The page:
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Sunday 25 July |
The Feast of Saint James the Great
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Biblical travel: How far to where, and what about the donkey?

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Russell E. Saltzman - published on 01/24/17

All the Gospels portray ancient travel as undemanding, but no one was teleporting, that's for sure

Distance from Nazareth to Judean Hill Country: 90 miles.

“At that time Mary got ready and hurried to a town in the hill country of Judea, where she entered Zechariah’s home and greeted Elizabeth.” (Luke 1:39-40)

St. Luke makes it sound like Mary slipped out the front door, opened the gate, turned right, took a walk beside a park for a block or two and showed up on her cousin Elizabeth’s doorstep; nothing more than a stroll. All the Gospels portray ancient travel as undemanding. One begins here and ends there, as easy as teleporting off The Enterprise.

But it was a 90-mile walk to the village of Ein Karem, John the Baptist’s traditional birth place, and only five miles to Jerusalem from the southwest.

Mary traveled alone, Luke implies (though likely in caravan), and she was newly pregnant (think morning sickness). What St. Luke calls “hill country,” other references call “the Judean mountains.” It wasn’t a walk in the park. She stayed about three months with her cousin and then, one might guess, walked back for a chat with Joseph.

Distance from Nazareth to Bethlehem: 80 miles.

“So Joseph also went up from the town of Nazareth in Galilee, to Bethlehem the town of David…” (Luke 2:4)

Going “up” to Bethlehem is an important clue about the terrain, meaning more Judean mountains. The range encompasses both Bethlehem and Jerusalem.

Galilee is north of Jerusalem; Bethlehem is to the south. The shortest route, 70 miles more or less as the crow flies, is through Samaria. Given the antipathy between Jews and Samaritans, Joseph and Mary likely skirted the area and went around the longer way.

Assuming an average pace of 2.5 mph, 20 miles a day, would mean a trip of four 8-hour days. Some speculation puts it at seven days, or ten. I think four days is about right. Mary in her late teens, strong, healthy peasant stock; even pregnant and near delivery she could have managed walking it.

That is if they didn’t bother with a donkey. With a donkey, no question, it was a seven- to ten-day trip. Yes, all the images depict Mary seated on a donkey. I suggest they are wrong.

I’ve hiked with pack burros; it is slower. A donkey will pretty much set its own pace and not usually the one you would like. You may be in front tugging a lead, but the donkey is in charge. You get to walk ahead and pretend you’re in command.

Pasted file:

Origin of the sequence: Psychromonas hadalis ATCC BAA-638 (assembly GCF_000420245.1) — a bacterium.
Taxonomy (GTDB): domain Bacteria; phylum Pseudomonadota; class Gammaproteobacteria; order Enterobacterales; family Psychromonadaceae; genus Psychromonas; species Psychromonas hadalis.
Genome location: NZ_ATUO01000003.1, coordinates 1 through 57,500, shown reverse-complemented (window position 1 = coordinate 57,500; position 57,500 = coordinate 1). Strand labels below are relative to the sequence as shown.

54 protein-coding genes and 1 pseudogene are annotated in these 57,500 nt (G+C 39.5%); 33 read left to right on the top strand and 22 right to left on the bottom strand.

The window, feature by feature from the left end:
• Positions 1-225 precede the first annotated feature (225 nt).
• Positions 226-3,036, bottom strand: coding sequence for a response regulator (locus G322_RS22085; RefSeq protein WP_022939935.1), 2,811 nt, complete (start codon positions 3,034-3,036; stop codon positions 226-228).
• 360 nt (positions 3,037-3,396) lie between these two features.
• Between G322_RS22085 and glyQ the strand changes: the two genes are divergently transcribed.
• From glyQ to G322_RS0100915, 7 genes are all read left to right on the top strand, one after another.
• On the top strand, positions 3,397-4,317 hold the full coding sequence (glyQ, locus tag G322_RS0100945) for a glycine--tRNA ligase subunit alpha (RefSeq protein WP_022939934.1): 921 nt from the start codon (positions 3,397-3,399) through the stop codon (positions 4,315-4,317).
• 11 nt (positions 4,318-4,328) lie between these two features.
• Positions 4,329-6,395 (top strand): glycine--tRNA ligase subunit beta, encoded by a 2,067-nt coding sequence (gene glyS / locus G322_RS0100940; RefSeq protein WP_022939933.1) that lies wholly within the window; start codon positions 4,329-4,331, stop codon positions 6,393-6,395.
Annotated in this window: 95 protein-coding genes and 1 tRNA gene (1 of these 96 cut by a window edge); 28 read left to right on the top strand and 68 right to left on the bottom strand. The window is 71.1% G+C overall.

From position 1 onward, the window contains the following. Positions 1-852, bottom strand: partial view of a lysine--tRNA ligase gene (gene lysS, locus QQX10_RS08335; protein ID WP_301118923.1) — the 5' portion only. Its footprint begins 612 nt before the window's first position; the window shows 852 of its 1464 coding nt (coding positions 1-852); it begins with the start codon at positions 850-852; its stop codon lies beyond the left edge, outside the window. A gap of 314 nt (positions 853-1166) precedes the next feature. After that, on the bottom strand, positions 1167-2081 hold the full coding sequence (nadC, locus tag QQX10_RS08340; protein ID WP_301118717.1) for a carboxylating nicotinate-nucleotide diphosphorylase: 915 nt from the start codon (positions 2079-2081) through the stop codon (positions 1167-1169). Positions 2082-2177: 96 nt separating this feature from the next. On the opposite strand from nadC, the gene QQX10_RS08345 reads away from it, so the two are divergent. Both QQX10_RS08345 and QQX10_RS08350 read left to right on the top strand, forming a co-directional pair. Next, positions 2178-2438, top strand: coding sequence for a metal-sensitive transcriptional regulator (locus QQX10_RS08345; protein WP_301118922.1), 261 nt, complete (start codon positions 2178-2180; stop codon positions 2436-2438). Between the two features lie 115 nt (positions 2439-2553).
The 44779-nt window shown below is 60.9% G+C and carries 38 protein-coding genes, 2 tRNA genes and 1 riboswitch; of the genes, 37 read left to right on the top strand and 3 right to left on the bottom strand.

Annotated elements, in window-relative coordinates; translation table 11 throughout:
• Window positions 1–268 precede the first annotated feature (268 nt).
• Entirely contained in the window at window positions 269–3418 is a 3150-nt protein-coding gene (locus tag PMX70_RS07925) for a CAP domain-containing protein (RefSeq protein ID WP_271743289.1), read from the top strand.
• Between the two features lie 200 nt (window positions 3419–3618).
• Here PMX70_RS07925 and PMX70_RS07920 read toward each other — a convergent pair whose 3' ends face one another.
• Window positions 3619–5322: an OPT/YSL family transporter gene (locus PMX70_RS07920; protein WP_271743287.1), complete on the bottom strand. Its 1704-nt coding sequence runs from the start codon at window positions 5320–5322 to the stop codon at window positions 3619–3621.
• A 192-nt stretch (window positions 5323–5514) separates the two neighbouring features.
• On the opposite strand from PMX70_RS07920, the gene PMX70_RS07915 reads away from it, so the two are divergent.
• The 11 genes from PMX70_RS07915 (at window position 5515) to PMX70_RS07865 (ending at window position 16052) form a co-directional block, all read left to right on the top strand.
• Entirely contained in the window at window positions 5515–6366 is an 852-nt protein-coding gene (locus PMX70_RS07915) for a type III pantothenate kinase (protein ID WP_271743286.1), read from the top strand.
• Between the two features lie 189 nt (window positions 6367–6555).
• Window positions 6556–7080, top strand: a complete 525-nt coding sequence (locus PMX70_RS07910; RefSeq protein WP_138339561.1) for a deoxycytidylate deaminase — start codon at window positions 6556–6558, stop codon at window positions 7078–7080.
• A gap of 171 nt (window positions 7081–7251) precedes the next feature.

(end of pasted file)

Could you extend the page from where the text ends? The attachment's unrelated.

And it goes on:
And I’ve ridden them. When donkey decides it’s had enough nonsense from you, it will simply stop, and there’s an end to everything until it decides otherwise. A donkey would have delayed them.

Even if they did have a donkey, I bet she walked. Donkeys aren’t fit for riding (again, yes, there are people who enjoy it over short distances; I’m not one of them at any distance). Eighty miles riding a donkey, picturesque as might be, still works out to, oh, let’s see, yes, 80 miles riding a donkey. Sensible people that they were, they walked.

Distance from Bethany to Jerusalem: 2 miles.

“Jesus entered Jerusalem and went to the temple. He looked around at everything, but since it was already late, he went out to Bethany with the Twelve.” (Mark 11:11)

Bethany, east of Jerusalem, became Jesus’ staging area for his Palm Sunday entry into Jerusalem during the week we call Holy. It was also his nightly retreat from Jerusalem. It was the home of Mary, Martha, and Lazarus. It was at the Bethany home of Simon the Leper that, in his last week, Jesus received anointing by a woman. “She did it,” Jesus said, “to prepare me for burial.”

Two miles was the distance between safety and danger. He was relatively safe during the day, teaching in the temple. The temple hierarchy was reluctant to arrest him “for fear of the crowds”; they would not strike in the day. So he slipped out of the city each evening back to Bethany’s relative shelter, and back into Jerusalem the next morning.

He taught and answered the questions of Sadducee, Pharisee, and Scribe alike until finally, he had enough and made no further replies. His responses only stiffened the resolve of the temple authorities to execute him.

On the night of Passover he stayed in Jerusalem with his disciples. On the one night he remained in Jerusalem, two miles from Bethany, he was arrested while praying in Gethsemane’s garden.

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